Another complicating factor: Polaroid failed to obtain copyrights to the work it meticulously collected over the years by lending photographers film and equipment in exchange for a few sample works in return.
"It will take an intellectual property genius to tell us whether the rights go along [with a sale]," Kelley said. "I don't know if any of those restrictions would travel with the property or not."
Kelley himself owns three signed 8-by-10 Ansel Adams prints, gifts from his fiance, Mary Pohlad. One of them is a shot of Half Dome in Yosemite National Park, which Kelley, a rock climber, has scaled. Kelley said he was so curious about the collection that on a trip to Boston for another client he spent five hours with Polaroid curator Barbara Hitchcock, taking it in. The Ansel Adams works thrilled him.
The task now, Kelley said, is to juggle his interest in doing right by the collection with his fiduciary duty to creditors of Petters and Polaroid, who are eager to be repaid.
The collection is something akin to Polaroid's heart and soul -- the creative center of the once-mighty instant photo pioneer now reduced largely to a nameplate.
Many corporations collect art. Target Corporation's 700-piece collection includes a glistening, cherry red 20-foot glass sculpture by Dale Chihuly gracing its Minneapolis headquarters entrance. General Mills has 1,400 pieces distributed around its Golden Valley campus. And Regis Corp., the hair salon company, has leased an impressive collection from retired vice chairman Myron Kunin.
But none has a stash as intimately connected to the company as Polaroid.
After all, Polaroid founder and inventor Edwin Land was close friends with photographer Ansel Adams, the inventor of the Zone System photographic exposure method. Land essentially used the artist as a test lab for his cameras and ground-breaking film, according to Benedict-Jones, the former curator. In 1954, Adams sent more than 500 multi-page, single-spaced typewritten memos to Polaroid offering critical feedback. Those memos are part of the art collection.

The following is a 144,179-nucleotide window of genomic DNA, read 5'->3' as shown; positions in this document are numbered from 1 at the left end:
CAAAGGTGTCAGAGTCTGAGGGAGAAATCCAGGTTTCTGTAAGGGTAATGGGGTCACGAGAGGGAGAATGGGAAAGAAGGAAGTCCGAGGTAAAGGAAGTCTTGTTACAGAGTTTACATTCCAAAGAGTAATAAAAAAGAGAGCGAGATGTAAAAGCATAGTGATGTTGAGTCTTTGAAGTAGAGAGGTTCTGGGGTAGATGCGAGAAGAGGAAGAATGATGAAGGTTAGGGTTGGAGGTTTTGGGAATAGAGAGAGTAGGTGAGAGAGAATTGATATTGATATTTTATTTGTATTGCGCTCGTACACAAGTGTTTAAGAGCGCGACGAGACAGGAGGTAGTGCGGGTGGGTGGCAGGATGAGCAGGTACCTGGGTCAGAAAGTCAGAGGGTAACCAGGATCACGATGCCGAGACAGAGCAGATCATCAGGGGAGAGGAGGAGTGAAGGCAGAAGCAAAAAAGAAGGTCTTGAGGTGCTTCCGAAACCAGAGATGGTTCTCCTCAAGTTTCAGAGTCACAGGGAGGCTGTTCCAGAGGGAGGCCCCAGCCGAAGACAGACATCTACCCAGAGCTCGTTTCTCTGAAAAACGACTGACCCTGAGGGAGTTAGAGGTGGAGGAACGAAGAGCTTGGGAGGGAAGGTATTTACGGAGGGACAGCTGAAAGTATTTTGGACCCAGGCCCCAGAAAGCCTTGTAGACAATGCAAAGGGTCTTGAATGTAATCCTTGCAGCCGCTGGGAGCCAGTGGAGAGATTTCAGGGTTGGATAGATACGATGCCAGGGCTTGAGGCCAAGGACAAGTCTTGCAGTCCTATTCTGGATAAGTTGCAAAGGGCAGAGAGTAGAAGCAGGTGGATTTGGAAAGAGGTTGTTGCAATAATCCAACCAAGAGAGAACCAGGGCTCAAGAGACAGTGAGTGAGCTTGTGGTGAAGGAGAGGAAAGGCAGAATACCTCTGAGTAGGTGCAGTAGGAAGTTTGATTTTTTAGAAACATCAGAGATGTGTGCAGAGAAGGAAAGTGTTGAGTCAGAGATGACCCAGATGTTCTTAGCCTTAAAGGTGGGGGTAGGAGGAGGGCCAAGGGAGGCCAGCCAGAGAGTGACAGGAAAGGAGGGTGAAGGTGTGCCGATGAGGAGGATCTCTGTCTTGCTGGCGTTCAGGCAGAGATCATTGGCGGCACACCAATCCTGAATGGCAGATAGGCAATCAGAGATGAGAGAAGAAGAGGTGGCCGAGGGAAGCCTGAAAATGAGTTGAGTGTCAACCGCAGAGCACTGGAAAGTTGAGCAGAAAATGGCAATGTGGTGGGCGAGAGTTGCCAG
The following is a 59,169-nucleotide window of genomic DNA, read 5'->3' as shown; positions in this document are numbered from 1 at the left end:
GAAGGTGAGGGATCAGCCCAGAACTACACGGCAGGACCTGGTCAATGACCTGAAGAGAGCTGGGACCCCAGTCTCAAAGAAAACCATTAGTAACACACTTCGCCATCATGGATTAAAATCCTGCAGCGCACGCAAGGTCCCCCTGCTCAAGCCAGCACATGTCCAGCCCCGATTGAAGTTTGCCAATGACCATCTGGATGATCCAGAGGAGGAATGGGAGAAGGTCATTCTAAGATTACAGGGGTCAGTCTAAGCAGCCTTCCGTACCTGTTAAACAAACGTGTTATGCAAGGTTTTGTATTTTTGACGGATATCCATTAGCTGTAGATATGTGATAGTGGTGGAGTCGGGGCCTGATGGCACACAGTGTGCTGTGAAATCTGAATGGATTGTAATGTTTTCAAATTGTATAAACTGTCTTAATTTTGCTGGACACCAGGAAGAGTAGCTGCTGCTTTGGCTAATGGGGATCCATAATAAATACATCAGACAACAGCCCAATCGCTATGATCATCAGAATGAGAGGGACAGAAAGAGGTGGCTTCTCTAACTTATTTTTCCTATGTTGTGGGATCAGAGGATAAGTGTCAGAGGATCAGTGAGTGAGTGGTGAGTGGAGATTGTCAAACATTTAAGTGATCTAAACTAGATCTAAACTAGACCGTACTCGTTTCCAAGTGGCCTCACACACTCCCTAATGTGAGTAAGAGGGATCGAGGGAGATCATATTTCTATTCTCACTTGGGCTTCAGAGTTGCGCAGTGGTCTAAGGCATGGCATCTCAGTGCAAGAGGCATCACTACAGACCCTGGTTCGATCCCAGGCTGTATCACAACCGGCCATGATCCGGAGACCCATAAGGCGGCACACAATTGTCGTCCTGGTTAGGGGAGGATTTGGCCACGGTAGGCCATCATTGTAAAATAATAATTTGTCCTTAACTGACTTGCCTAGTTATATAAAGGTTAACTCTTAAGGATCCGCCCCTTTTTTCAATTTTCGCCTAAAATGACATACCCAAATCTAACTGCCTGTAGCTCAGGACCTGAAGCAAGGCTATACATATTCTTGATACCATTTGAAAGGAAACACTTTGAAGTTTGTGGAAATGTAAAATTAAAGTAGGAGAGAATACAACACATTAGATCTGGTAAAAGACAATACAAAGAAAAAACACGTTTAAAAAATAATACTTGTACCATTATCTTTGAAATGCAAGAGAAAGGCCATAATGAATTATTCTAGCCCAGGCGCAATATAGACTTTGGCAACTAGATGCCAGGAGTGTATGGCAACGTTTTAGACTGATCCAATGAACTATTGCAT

"You wonder when he had time to do photography," said Benedict-Jones.
Polaroid's current curator, Barbara Hitchcock, declined to be interviewed.
Benedict-Jones, now curator of photography at the Carnegie Museum of Art in Pittsburgh, said she's saddened by the collection's uncertain status. She recalls fighting for her annual art budget at Polaroid -- a figure matched by the bill for flying a few executives to the Super Bowl. Ironically, she said, Polaroid's under-appreciated art collection is finally getting its due as one of the company's primary assets: "There is some sweet victory, I think."
Elsa Dorfman, the celebrated portrait photographer in Cambridge, Mass., is devoted to Polaroid film and shoots with one of the few remaining 20-by-24-inch Polaroid cameras. Dorfman, 72, described the contraption as being the size of a refrigerator sitting on grocery cart wheels.
"Part of the magic of polaroid comes from the subject seeing the image right away and participating in the outcome of the NEXT image," Dorfman said in an e-mail. She said she knows digital cameras approximate that, but the small screens on the back of the cameras "don't have the authority that polaroid prints had."
"The story of Polaroid, the denouement of Polaroid, is so much the story of our time," she wrote, "... even the ponzi scheme saga is alas part of our time."
Jennifer Bjorhus • 612-673-4683